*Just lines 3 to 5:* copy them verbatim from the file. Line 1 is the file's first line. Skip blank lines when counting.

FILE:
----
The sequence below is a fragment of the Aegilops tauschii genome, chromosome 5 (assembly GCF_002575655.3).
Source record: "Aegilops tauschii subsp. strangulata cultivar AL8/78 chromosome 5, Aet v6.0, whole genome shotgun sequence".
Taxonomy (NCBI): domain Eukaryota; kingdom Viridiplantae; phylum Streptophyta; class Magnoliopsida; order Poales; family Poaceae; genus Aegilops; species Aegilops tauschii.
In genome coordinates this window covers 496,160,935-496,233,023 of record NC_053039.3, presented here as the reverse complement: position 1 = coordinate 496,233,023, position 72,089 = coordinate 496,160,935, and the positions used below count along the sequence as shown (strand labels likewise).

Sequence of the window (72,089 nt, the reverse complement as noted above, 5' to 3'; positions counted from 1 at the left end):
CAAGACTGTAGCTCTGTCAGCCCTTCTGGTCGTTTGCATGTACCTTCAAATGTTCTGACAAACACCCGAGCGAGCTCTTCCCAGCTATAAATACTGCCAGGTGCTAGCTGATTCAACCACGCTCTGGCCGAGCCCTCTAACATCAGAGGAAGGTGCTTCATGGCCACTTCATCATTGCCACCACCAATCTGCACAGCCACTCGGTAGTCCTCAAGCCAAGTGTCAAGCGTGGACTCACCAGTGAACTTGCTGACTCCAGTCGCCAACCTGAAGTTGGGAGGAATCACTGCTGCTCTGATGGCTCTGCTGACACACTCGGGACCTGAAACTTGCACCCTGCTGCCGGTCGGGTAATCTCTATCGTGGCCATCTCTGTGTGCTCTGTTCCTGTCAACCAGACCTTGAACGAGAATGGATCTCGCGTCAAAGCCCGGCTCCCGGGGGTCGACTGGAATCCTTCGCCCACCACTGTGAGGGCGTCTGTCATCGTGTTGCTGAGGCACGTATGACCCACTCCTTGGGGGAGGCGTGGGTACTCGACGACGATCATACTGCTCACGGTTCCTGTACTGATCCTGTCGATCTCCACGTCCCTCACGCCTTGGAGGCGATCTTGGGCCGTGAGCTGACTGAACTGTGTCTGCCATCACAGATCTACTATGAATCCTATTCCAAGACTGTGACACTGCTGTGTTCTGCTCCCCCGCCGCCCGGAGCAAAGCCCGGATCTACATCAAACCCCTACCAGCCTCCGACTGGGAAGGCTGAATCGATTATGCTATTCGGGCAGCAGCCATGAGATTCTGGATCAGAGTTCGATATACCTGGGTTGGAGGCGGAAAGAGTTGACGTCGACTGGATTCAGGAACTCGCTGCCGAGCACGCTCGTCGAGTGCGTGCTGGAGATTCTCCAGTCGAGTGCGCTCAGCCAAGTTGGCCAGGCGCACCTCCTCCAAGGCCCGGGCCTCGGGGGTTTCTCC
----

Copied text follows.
Taxonomy (NCBI): domain Eukaryota; kingdom Viridiplantae; phylum Streptophyta; class Magnoliopsida; order Poales; family Poaceae; genus Aegilops; species Aegilops tauschii.
In genome coordinates this window covers 496,160,935-496,233,023 of record NC_053039.3, presented here as the reverse complement: position 1 = coordinate 496,233,023, position 72,089 = coordinate 496,160,935, and the positions used below count along the sequence as shown (strand labels likewise).

Sequence of the window (72,089 nt, the reverse complement as noted above, 5' to 3'; positions counted from 1 at the left end):